Another study examined the effect of a second generation retinoid, etretinate, in patients with early stage head and neck squamous cell carcinoma treated with surgery or radiation. This randomized study followed 316 patients who were randomized to receive etretinate, 50 mg/day for the first month, followed by 25 mg/day in the following months, or placebo for 24 months. There were no significant differences regarding local, regional, and distant metastases at 5 years. Treatment was discontinued in 33% of patients taking etretinate and 23% taking placebo (P < 0.05) because of toxicity. This study failed to show any effect in prevention of SPTs with etretinate.
Adjuvant therapy in advanced head and neck cancer has also been examined. Trials used a combination of 13cRA (50 mg/m2/day), interferon-α (3 MU/m2/t.i.w.), and α-tocopherol (1200 IU/day) given for 12 months. In a phase II study of 45 evaluable patients with definitively treated stage III/IV head and neck cancer, 39 have no evidence of disease with only 6 recurrences at 21 months median follow-up. The 2- year disease-free survival of the study is 84%. This suggests that perhaps in patients with a higher risk of developing recurrence or SPTs, more aggressive therapies for prevention are warranted.
EUROSCAN, a large phase III study encompassing 2592 patients, reported no benefit of chemopreventive agents in patients with head and neck or lung cancer in terms of survival, event-free survival, or SPT. In the EUROSCAN study, patients were randomized to receive supplementation with retinyl palmitate, N-acetylcysteine, both drugs in combination, or placebo for 2 years. Sixty percent of patients had a history of head and neck cancer and 40% had a history of lung cancer. Patients were grouped as current/ former (93.5%) smokers and never (6.5%) smokers. However, data regarding smoking status, verification thereof (cotinine levels), and its impact relative to SPTs and recurrence were not presented. Further research and studies are needed to formulate a risk model in head and neck cancer, which can help identify that section of the general population highest at risk for development of cancer.
2. Lung Trials
The rationale for prevention of lung cancer is similar to that in head and neck cancer. In both diseases, chronic exposure to tobacco is the major risk factor and dysplastic epithelial lesions are thought to represent a premalignant stage. Preclinical data indicate that retinoids reverse dysplastic bronchial epithelial lesions. Despite these data, placebo-controlled, randomized trials in smokers have revealed that retinoid treatment adds no significant benefit to the effects of smoking cessation and reversal of bronchial metaplasia. In light of results demonstrating that retinoids reduce SPTs in patients who have had a lung cancer resected (see later), bronchial metaplasia may not accurately reflect the chemopreventive effects of retinoids on bronchial epithelium. Research is underway to identify intermediate markers that predict retinoid chemopreventive effects on bronchial epithelial cells.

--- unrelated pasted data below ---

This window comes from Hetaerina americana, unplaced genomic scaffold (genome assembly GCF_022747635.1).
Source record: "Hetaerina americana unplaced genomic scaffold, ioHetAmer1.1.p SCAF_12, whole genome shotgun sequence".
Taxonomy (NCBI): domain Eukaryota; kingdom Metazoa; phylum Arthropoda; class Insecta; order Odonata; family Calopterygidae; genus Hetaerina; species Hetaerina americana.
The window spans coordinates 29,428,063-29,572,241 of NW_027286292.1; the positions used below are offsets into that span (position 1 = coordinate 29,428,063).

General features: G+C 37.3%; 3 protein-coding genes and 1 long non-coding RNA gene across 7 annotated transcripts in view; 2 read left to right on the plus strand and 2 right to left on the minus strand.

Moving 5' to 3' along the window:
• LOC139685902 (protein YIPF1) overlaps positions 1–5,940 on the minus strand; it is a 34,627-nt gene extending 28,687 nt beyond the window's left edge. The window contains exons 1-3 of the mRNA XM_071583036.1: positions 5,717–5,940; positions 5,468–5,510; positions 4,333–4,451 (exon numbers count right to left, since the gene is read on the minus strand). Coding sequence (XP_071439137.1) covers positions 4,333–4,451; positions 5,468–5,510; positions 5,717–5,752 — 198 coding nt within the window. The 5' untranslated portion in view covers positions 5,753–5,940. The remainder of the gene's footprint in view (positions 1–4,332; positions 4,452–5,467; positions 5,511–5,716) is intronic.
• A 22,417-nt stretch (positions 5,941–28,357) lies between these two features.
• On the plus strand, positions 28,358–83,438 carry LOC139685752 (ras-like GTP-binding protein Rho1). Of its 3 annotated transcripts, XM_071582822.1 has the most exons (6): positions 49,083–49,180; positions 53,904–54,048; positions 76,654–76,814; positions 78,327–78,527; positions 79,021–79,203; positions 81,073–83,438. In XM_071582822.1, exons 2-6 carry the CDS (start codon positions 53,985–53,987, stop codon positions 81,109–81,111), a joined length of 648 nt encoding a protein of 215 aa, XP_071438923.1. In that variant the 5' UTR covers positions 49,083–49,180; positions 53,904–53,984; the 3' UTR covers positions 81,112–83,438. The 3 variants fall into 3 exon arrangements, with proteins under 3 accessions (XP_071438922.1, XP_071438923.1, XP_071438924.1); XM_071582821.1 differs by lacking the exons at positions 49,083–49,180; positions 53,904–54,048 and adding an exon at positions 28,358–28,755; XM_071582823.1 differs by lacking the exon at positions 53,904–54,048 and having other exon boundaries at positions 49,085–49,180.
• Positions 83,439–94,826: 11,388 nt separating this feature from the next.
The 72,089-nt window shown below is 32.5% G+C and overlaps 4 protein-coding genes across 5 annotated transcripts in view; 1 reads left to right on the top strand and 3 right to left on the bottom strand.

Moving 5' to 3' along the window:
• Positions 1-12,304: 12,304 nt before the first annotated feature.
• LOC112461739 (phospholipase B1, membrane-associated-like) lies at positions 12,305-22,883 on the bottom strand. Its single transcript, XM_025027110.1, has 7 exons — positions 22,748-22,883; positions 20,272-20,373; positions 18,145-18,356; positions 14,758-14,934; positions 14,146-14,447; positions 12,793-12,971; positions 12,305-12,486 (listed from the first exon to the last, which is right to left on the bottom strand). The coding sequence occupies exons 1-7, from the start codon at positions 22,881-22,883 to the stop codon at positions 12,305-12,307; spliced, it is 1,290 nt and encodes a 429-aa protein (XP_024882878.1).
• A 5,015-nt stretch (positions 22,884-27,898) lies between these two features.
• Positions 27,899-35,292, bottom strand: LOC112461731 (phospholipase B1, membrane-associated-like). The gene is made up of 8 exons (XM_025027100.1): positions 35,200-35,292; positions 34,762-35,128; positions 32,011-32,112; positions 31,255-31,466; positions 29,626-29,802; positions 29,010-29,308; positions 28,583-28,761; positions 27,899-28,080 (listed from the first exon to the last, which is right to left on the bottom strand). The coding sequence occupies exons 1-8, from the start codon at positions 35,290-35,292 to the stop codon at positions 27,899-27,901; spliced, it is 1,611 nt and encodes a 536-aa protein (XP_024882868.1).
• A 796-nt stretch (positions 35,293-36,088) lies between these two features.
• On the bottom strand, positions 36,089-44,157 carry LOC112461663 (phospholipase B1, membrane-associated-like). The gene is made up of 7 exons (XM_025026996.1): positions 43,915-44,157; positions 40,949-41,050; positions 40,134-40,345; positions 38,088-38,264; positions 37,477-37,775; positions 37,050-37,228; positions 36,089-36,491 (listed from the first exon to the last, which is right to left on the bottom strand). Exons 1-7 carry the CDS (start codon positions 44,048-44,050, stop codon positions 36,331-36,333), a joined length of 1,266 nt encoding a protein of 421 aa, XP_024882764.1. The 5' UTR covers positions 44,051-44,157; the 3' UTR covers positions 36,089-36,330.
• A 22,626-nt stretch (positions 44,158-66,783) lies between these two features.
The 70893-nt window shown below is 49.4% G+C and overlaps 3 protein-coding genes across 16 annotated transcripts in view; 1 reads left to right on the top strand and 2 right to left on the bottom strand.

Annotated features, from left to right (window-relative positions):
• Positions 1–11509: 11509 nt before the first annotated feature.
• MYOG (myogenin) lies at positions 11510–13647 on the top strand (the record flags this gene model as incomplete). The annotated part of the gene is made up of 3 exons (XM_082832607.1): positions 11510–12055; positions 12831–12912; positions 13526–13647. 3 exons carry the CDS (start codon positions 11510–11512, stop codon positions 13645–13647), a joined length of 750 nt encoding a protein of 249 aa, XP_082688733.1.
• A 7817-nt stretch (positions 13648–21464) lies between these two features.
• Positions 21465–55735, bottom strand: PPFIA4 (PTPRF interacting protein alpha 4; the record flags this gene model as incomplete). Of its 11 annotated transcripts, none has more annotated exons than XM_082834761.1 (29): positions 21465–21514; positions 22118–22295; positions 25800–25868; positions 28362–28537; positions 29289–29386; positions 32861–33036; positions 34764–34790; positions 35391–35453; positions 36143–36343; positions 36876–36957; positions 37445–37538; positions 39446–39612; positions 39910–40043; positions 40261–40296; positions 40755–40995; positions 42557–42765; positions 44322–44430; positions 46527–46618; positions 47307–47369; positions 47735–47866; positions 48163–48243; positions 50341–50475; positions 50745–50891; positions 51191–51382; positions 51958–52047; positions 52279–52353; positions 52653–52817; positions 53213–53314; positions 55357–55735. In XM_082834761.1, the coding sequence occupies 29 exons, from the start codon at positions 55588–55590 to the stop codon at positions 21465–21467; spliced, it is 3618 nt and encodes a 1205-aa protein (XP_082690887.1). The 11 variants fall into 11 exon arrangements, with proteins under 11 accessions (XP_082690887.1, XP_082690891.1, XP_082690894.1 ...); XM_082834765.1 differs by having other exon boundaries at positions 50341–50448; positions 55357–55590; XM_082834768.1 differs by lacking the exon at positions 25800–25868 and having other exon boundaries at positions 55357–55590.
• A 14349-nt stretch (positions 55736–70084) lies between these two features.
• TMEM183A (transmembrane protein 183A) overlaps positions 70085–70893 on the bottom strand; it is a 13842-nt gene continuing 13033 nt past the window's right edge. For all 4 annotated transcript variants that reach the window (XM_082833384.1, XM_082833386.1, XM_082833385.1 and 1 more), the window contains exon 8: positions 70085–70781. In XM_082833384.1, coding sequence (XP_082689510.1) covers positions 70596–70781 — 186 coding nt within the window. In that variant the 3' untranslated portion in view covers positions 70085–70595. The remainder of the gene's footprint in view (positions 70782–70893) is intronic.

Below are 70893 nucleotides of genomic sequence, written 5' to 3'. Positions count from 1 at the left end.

In resected NSCLC patients, SPTs occur at the rate of 2-4% per year. Similar to its effects in head and neck cancer patients, retinoid treatment reduces the incidence of SPTs in lung cancer patients who have undergone resection. In the only completed trial addressing this question, 307 patients whose stage I NSCLC were completely resected were randomized to receive 12 months of treatment with retinol palmitate (300,000 IU a day) or no treatment. At a median of 46 months follow-up, patients who received retinol palmitate had a 35% lower incidence of SPTs than the control group (3.1% vs 4.8%). As in studies of head and neck cancer patients, retinoid treatment had no observed effect on survival duration or the rate of primary disease recurrence. EUROSCAN, as mentioned earlier, also showed no chemopreventive benefit in lung cancer patients. These trials in NSCLC patients point out the need to further investigate the effects of different retinoids in this setting and to extend these trials to include patients whose small cell lung cancer (SCLC) has been cured, who have SPTs rates twofold higher than in patients who have been treated for early stage head and neck cancer.
Trials in lung cancer chemoprevention have demonstrated the importance of smoking status and use of these agents. The Alpha-Tocopherol, Beta Carotene (ATBC) Cancer Prevention study was a randomized, double-blind, placebo-controlled primaryprevention trial in which 29,133 Finnish male smokers received α-tocopherol 50 mg a day alone, β- carotene 20 mg a day alone, both α-tocopherol and β-carotene, or placebo. These men were between 50 and 69 years of age and all smoked five or more cigarettes a day. Patients were followed for 5-8 years.
Lung cancer incidence, the primary end point, did not change with the addition of β-tocopherol alone, nor did overall mortality. However, both groups who received β-carotene supplementation (alone or with α-tocopherol) had an 18% increase in the incidence of lung cancer. There appeared to be a stronger adverse effect from β-carotene in those men who smoked more than 20 cigarettes a day. This trial raised the serious issue that pharmacologic doses of β-carotene could potentially be harmful in active smokers. The β-Carotene and Retinol Efficacy Trial (CARET) confirmed results of the Finnish trial. This randomized, double-blinded, placebo-controlled trial tested the combination of 30 mg β-carotene and 25,000 IU retinyl palmitate against placebo in 18,314 men and women age 50-69 years at high risk for lung cancer; 14,254 had at least a 20 pack-year smoking history and were either current or recent former smokers.